• There are no refineries in PEI.

Natural Gas/Natural Gas Liquids (NGLs)

  • There is no natural gas or NGL production in PEI. PEI has some natural gas reservoirs, but only 20 exploratory wells have been drilled on and around the province to date.
  • In November 2018, Corridor Resources Ltd. announced that it was decommissioning two exploration wells near Cavendish. The wells never produced any commercial quantities of natural gas.


  • In 2019, PEI generated about 0.65 terawatt-hours (TWh) of electricity (Figure 1), which is 0.1% of total Canadian production. PEI has an estimated generating capacity of 376 megawatts (MW).
  • Roughly 99% of power generation on PEI is from wind farms. As of 2019, there was an estimated 203 MW of installed wind capacity on PEI. However, the majority of electricity consumed in PEI is imported from New Brunswick, which generates the majority of its electricity from a mix of nuclear, fossil fuels, and hydroelectricity.
  • PEI’s largest wind farm is Engie’s West Cape Wind Park with a capacity of 99 MW.
  • PEI’s renewable capacity increased from about 15 MW in 2005 to 205 MW in 2019. Its share of generation from renewables also increased from 86% to 99% in this period. The Renewable Energy Act passed in 2005 contributed to this increase by requiring utilities to source a minimum of 15% of their energy from renewable sources (including out of province purchases) by 2010. In mid-2015, the act was amended to eliminate this requirement. In 2020, the government began the process of reviewing its energy legislation.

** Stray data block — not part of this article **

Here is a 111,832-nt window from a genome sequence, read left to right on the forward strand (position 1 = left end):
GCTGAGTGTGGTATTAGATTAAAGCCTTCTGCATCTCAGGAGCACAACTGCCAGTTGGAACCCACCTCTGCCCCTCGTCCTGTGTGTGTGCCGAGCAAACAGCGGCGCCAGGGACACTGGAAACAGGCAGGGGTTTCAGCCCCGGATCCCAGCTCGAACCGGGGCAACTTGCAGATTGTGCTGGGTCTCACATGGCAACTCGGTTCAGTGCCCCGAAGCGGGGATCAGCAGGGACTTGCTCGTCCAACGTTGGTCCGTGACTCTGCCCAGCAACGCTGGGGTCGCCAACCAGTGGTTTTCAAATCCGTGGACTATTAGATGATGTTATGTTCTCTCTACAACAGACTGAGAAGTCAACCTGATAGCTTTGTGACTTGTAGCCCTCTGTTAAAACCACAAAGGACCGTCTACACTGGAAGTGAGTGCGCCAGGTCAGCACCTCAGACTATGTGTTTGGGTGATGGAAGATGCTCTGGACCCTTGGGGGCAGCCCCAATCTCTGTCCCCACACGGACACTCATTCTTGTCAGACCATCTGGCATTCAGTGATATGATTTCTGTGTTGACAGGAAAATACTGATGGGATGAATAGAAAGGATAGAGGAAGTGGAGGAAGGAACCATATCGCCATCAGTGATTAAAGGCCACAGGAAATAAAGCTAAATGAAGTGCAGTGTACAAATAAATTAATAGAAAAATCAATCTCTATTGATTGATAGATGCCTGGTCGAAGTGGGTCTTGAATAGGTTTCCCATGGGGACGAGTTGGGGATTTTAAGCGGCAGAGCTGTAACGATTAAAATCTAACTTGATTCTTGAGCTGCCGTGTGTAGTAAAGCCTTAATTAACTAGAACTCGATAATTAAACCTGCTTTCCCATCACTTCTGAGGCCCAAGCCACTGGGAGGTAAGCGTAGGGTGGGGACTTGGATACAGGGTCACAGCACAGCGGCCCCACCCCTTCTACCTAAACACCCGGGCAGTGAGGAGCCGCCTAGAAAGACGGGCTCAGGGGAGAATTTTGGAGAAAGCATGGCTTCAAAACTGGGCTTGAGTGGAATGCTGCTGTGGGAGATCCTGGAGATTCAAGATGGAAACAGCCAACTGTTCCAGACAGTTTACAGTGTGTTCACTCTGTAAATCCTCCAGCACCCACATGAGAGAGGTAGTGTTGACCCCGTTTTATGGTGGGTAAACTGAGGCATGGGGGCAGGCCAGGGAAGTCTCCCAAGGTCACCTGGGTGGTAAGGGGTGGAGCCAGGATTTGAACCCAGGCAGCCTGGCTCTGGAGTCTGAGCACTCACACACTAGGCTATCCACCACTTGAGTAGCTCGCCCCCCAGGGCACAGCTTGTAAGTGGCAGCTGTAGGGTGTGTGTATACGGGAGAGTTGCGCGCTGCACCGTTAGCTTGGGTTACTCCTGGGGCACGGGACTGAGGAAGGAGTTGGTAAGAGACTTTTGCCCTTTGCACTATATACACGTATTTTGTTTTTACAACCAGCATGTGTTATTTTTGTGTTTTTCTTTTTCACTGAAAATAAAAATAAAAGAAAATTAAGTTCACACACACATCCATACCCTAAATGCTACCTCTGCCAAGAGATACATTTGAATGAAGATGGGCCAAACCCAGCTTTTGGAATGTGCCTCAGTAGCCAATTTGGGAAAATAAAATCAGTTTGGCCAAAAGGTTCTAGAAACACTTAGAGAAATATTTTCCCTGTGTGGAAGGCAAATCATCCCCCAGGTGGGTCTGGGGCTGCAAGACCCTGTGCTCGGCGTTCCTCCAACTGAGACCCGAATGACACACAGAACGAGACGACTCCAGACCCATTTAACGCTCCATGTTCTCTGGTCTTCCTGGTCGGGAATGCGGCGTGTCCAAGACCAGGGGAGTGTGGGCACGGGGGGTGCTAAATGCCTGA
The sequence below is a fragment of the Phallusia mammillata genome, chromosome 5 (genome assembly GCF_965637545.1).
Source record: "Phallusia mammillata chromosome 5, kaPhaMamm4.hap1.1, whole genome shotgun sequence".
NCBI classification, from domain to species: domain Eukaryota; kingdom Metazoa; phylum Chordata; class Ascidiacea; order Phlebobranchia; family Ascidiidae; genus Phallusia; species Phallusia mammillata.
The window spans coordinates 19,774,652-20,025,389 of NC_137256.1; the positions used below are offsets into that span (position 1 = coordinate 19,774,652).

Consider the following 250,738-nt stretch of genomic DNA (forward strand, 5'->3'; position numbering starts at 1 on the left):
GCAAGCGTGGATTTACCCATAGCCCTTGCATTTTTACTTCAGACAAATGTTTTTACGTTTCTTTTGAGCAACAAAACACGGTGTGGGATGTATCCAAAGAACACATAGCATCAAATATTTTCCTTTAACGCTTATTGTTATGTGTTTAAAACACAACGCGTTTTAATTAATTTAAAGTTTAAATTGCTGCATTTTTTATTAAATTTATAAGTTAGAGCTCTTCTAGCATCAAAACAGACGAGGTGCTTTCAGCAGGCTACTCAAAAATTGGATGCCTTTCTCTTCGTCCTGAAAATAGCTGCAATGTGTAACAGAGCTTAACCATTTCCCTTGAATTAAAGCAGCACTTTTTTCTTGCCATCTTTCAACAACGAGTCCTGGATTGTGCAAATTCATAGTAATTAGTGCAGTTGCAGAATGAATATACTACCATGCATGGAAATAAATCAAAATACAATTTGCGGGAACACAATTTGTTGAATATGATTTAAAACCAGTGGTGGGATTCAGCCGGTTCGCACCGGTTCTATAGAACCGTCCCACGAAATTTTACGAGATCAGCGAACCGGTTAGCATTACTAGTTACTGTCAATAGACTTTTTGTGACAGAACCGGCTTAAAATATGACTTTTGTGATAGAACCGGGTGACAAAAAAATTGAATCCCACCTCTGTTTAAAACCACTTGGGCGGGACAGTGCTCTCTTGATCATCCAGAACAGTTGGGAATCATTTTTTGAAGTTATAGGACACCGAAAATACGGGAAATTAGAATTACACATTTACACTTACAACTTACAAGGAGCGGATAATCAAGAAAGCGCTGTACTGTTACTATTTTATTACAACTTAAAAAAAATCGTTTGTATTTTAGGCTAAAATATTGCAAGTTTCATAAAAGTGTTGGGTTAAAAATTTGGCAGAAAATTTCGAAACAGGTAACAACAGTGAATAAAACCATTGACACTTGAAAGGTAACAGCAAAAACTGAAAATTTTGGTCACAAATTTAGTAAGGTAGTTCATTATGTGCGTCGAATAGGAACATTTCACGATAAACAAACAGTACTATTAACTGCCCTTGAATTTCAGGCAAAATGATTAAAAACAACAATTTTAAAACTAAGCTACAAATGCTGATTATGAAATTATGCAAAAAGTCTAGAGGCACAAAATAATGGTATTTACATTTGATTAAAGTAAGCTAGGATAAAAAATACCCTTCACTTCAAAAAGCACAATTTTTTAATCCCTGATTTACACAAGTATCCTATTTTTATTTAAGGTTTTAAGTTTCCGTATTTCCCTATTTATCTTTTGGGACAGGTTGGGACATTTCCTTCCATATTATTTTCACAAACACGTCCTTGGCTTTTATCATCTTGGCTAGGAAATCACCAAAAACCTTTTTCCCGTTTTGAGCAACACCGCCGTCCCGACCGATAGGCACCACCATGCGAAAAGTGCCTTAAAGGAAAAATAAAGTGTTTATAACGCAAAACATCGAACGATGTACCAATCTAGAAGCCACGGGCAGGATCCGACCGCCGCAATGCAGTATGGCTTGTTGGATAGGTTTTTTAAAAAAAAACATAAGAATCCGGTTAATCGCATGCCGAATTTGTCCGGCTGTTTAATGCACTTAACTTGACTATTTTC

• Diesel and oil-fired facilities are used to meet periods of peak power demand and during emergencies when wind generation or off-island imports are interrupted. Such facilities accounted for less than 1% of PEI’s total energy needs in 2019.
  • Most of PEI’s electricity generation, transmission, and distribution is provided by Maritime Electric Company Ltd. (Maritime Electric), a subsidiary of Fortis Inc.
  • PEI Energy Corporation is a provincial Crown corporation whose mandate involves the promotion and development of energy systems on the island. The Crown corporation operates wind farms at Elmira (30 MW), Hermanville (30 MW), and North Cape (10.6 MW). It was planning an expansion to double 30 MW capacity of the Eastern Kings Wind Farm; however, the project was denied a permit by the Rural Municipality of Eastern Kings after receiving approval from the provincial government. The PEI Energy Corporation filed its appeal with the Island Regulatory and Appeals Commission. PEI Energy Corporation finances renewables initiatives in the province, such as the Wind Energy Institute of Canada Renewable Energy Park.